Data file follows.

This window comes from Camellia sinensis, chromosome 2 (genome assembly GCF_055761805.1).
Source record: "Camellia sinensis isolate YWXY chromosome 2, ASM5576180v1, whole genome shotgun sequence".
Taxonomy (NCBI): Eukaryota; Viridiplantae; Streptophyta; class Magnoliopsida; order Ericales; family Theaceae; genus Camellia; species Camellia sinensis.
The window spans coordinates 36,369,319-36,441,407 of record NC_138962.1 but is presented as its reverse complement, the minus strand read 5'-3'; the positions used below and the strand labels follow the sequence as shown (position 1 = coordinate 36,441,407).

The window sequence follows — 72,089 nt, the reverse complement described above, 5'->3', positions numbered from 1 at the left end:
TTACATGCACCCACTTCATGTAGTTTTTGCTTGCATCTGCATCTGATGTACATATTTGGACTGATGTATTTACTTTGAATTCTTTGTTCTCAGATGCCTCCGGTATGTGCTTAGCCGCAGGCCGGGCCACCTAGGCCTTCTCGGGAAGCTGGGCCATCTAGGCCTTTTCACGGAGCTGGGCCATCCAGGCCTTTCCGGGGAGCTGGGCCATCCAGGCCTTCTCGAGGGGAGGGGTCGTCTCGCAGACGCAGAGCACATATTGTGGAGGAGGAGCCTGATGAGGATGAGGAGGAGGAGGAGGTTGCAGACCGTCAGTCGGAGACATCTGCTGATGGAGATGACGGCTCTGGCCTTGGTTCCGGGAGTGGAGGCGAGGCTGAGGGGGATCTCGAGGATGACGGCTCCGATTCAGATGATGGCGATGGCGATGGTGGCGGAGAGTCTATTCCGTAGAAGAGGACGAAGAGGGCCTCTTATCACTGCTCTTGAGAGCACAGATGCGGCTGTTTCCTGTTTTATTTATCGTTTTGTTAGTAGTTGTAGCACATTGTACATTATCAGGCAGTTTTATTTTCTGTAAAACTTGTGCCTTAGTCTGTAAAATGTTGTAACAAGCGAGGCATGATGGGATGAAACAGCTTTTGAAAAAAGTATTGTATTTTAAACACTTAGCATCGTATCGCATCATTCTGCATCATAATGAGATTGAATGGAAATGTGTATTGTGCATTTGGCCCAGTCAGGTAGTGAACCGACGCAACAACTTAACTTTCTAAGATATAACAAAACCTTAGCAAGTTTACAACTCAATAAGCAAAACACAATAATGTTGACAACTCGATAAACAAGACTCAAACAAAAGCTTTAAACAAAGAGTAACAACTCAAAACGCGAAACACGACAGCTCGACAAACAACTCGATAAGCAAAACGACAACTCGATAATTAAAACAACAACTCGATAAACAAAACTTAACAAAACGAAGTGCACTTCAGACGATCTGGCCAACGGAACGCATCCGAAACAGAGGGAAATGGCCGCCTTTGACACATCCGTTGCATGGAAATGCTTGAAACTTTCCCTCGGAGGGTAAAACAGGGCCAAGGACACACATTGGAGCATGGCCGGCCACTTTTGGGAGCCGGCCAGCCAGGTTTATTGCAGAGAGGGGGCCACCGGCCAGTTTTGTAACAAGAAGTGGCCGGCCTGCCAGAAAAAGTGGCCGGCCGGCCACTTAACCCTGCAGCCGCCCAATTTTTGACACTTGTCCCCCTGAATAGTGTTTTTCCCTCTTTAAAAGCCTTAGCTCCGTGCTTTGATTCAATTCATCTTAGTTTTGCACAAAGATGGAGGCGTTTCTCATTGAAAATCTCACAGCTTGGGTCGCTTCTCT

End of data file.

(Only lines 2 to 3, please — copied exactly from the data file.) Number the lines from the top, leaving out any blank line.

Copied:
Source record: "Camellia sinensis isolate YWXY chromosome 2, ASM5576180v1, whole genome shotgun sequence".
Taxonomy (NCBI): Eukaryota; Viridiplantae; Streptophyta; class Magnoliopsida; order Ericales; family Theaceae; genus Camellia; species Camellia sinensis.